Questions to the Counsel General and Brexit Minister (in respect of his 'law officer' responsibilities): Children in Care

Janet:

What discussions has the Counsel General had with Cabinet colleagues about developing legislative proposals to help reduce the number of children being taken into care in Wales?

 

Counsel General:

Safely reducing the number of children taken into care is a priority for this Government. No discussions have been held about developing legislation to do so. The Social Services and Well-being (Wales) Act 2014 already provides a comprehensive legislative framework for local authorities so they can provide appropriate support to families experiencing difficulties, thereby helping children and families stay together.

 

Janet:

Thank you, Minister. With the number of looked-after children in having reached the highest number since records began in 2003, I am not surprised that the commission on justice has raised alarm. I appreciate that there are plans to see an average reduction of 4 per cent in each of the next three years, but there is a need to consider an additional approach. Now, for example, in England, family drug and alcohol courts help to solve problems in families at risk of losing children to care. More so, the evidence from the London FDAC evaluation is that, over five years, for each £1 spent, £2.30 is saved. Bearing in mind the positive impact that FDACs can have on families and the public purse, will you advise how the Welsh Government is going to act on the recommendation that FDACs should be established here?

 

Counsel General:

I thank the Member for that further question. As I indicated in my original answer, it is a priority to safely reduce the number of children taken into care, and she will be aware of the investment that the Government has made from the integrated care fund in order to seek to improve the position overall. She refers specifically in relation to the work of the commission for justice, and I, as she has, have read the recommendations that the commission has made. There have been ongoing discussions with the family liaison judge for Wales, with the Children and Family Court Advisory and Support Service Cymru, and through the family justice network and local family justice boards, there will be further work undertaken to strengthen the relationship with the judiciary in this area.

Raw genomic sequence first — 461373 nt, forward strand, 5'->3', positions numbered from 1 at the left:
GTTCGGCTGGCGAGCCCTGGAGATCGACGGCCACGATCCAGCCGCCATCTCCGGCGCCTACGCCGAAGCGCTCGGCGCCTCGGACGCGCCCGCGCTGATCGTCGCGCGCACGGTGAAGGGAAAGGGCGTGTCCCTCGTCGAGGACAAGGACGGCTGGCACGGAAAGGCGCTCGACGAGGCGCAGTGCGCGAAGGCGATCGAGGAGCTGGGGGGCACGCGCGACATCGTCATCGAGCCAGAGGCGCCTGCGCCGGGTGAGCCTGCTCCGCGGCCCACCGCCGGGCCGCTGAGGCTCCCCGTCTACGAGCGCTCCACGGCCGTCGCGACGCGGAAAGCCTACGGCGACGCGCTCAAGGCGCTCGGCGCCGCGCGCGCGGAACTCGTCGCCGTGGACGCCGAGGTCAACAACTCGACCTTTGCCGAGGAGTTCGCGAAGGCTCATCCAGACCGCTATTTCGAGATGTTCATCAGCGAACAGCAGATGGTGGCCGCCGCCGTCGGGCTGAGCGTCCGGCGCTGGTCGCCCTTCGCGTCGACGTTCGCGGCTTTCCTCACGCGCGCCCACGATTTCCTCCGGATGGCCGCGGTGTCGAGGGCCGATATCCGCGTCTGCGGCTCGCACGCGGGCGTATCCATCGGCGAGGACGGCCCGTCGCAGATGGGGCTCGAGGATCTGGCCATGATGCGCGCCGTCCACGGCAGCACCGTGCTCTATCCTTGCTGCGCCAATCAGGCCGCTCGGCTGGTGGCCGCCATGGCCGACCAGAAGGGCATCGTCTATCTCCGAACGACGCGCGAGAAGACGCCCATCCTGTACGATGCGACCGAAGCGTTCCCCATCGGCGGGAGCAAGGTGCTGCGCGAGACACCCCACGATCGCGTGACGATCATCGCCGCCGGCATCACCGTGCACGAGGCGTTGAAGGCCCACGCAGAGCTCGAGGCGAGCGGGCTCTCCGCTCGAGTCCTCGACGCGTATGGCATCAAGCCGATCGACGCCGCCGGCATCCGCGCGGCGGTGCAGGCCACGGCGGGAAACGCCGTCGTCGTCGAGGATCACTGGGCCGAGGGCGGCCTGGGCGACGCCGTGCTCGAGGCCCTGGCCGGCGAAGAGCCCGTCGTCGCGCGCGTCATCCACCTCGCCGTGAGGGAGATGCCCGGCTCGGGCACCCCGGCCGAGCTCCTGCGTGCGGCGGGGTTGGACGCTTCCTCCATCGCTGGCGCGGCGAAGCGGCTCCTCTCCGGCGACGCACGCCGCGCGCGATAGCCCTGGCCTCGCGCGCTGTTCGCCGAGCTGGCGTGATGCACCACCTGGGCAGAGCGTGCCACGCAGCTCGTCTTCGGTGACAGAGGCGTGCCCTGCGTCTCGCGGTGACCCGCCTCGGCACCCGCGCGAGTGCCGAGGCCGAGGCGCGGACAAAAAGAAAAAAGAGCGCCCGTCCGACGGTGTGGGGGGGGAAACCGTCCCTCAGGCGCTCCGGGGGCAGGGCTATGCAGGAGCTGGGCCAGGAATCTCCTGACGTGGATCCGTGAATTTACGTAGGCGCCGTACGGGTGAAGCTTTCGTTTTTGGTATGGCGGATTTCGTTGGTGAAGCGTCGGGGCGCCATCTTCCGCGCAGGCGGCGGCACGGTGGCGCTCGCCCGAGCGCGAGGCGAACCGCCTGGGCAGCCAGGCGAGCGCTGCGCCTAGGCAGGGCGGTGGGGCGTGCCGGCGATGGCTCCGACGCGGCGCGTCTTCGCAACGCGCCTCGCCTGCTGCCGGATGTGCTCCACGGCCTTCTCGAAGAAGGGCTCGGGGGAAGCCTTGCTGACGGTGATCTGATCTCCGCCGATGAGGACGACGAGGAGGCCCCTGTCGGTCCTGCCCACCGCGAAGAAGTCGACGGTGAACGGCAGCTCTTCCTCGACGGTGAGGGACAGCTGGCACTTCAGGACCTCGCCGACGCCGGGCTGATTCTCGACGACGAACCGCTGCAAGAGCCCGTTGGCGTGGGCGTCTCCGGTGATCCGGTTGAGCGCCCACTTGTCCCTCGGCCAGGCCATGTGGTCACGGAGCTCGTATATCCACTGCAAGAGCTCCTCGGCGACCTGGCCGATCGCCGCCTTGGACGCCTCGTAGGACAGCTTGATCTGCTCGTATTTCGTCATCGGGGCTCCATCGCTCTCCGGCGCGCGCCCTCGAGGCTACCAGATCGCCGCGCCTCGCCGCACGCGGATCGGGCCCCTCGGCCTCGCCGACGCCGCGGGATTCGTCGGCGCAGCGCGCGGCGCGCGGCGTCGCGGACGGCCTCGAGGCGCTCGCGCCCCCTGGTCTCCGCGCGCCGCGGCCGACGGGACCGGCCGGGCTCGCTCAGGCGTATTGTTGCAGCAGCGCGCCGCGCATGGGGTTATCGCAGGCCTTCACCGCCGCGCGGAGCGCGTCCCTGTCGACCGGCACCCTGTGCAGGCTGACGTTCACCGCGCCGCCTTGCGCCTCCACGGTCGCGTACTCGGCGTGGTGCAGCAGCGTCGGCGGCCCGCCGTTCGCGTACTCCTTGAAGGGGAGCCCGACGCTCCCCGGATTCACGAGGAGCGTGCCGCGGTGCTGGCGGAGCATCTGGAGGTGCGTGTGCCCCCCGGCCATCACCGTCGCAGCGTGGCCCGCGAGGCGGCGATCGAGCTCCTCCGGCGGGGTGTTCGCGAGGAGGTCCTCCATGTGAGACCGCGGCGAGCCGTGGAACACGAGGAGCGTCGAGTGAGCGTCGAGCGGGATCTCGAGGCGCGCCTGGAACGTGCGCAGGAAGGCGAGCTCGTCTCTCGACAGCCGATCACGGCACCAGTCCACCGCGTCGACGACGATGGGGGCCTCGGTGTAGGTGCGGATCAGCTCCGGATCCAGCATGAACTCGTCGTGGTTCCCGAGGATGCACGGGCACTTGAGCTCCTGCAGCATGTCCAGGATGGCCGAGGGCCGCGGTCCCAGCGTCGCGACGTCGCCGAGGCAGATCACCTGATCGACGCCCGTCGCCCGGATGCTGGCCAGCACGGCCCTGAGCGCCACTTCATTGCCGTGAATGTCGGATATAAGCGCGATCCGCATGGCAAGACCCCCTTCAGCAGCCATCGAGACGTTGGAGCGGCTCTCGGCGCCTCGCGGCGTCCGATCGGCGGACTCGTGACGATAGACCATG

But the broader point that she makes in relation to the recommendations of the commission—she will have heard the First Minister's statement in the Chamber on the recommendations overall recently, and there will be a debate and other steps taken in the new year that will give an opportunity for those recommendations to be considered further on the floor of this Assembly. But the recommendations made are a very considered, very compellingly argued set of recommendations for giving people in Wales the justice system that they deserve, and, in particular, tackling this very important issue of the role and presence of looked-after children in the criminal justice system.